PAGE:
It remains baffling to me that Portland, as cool and film-forward as we are, doesn’t have an independent arthouse movie theater to call its own. And I know all about Portland’s real estate market, the vagaries of running such a business, and the fact that currently opening a new movie theater during a pandemic would be completely bananas – but still. A city without an arthouse theater is missing something essential from its soul. 

Thankfully for folks in Waterville, the Railroad Square Cinema remains an exemplar for what an indie movie theater should be. And while I already knew that Railroad Square was great and everything, the recent announcement of its in-progress Cinema Explorations film series reasserts its position as the sort of place every community truly needs. 

An unassuming, seven-movie screening series, Cinema Explorations represents Railroad Square’s long history of community engagement.

“We turn it over to members of the filmgoing community,” said Mike Perreault, executive director of the Maine Film Center, which runs Railroad Square. “They’ve been supporting Railroad Square for a long time, they love movies, and a lot of them have been with us right from the beginning.” 

Going on for decades, the series is just another way in which the Maine Film Center has sought to make moviegoing in Central Maine a truly participatory and community-based way of life. Each year, a group of patrons gets together and screens, debates, then schedules a lineup of films that, as Perreault says, “otherwise wouldn’t be shown at Railroad Square, for various reasons.” 

Robert Shetterly paints a portrait of Penobscot activist Maulian Dana in “Truth Tellers.” Photos courtesy of Kane-Lewis Productions

This year’s eclectic and moviegoer-chosen crop includes everything from this week’s “Truth Tellers,” about Maine-based artist Robert Shetterly, to February features “Luzzu” (Malta’s Oscar submission, about a fisherman struggling to support his family) and the stirring musical documentary “How They Got Over,” about the Black gospel groups who helped create rock ‘n’ roll. Later films in the series include the documentary “After Antarctica,” about polar explorer Will Steger; the Japanese WWII thriller “Wife of a Spy”; and the ever-stunning 2001 documentary “Winged Migration,” whose gorgeous depiction of birds in flight remains a big-screen must.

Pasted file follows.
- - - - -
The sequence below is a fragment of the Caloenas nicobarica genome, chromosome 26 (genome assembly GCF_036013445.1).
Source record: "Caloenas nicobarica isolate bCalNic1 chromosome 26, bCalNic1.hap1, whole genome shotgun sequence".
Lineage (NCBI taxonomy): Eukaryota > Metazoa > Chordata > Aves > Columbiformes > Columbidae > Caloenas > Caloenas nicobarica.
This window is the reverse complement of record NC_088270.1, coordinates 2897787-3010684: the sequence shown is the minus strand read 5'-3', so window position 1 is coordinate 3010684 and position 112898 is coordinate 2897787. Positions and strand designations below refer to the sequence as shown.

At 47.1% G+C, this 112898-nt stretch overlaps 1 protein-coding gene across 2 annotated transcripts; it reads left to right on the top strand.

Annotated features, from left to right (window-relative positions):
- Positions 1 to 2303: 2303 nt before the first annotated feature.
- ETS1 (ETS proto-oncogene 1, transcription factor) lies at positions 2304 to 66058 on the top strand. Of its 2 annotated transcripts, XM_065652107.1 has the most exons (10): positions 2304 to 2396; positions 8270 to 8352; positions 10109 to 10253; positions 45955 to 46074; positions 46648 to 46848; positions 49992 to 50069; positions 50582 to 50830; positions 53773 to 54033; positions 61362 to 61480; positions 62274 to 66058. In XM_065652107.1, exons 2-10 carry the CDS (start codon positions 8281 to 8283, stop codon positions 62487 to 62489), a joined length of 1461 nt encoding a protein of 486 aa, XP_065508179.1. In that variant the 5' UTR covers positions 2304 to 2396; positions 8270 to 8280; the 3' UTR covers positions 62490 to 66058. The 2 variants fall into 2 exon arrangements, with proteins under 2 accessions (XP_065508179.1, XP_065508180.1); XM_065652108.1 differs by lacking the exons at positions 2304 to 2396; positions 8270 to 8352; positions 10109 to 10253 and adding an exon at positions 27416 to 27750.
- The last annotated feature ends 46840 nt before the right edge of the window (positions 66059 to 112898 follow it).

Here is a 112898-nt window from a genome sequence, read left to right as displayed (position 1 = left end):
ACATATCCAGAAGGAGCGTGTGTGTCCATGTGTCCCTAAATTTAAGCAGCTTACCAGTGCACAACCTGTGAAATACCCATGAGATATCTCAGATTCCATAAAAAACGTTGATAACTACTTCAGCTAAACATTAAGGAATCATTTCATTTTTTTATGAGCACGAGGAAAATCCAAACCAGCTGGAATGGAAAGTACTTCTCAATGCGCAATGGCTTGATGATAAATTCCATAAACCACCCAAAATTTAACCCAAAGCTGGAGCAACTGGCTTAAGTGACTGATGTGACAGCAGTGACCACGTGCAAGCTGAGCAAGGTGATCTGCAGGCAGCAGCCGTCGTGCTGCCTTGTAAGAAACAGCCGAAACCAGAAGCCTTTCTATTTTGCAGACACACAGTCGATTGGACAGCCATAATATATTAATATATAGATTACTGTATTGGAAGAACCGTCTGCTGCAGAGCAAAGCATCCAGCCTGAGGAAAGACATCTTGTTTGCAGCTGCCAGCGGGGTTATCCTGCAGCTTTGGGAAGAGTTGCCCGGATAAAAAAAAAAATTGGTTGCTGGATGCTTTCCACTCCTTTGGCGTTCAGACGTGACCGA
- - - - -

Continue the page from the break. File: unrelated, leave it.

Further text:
Said Perrault of the all-volunteer Central Maine flock of film enthusiasts who annually migrate to Railroad Square for these community-based Cinematic Explorations, “They’re generous supporters of Railroad Square, members, and patrons from all around Central Maine who love to meet up and talk about movies.”

Crediting railroad Square’s manager Alan Sanborn for keeping this unique series so vital, Perreault said he’s “always super-pleased” at these film fanatics’ choices, calling the yearly Cinema Explorations “some of the most memorable films I see all year.”

Oh, and did I mention that the Cinema Explorations series costs nothing to attend? As Perreault notes, happily, this year’s patronage from the Colby College Center for Arts and Humanities means that these weekend matinee screenings are, for the first time, free and open to the public. (And here he and I provide the caveat that Railroad Square’s sensible COVID policies require proof of vaccination and masking for all attendees.) 

Film fans at Railroad Square Cinema in Waterville during the Maine International Film Festival in July. Rich Abrahamson/Morning Sentinel

And also here, I’ll once more return to my soapbox about the role a really great movie theater can play in the life of a community. Sure, Railroad Square always books adventurously, bringing Maine filmgoers the best and most ambitious films from around the world and right here in Maine. But programs like Cinema Explorations show how the relationship between a city and its theater can grow into something mutually rewarding. 

A free winter film series curated by the very people who’ve supported Railroad Square since its 1978 opening is a gift given and received with equal care and affection. It’s a weird and wonderful expression of the creativity and love a community can have for its independent movie theater, and vice-versa. 

Railroad Square’s Cinema Explorations film series goes on through the end of March. All showings are at 10 a.m. on Saturdays and Sundays. For the full schedule, go to

Dennis Perkins is a freelance writer who lives in Auburn with his wife and cat.

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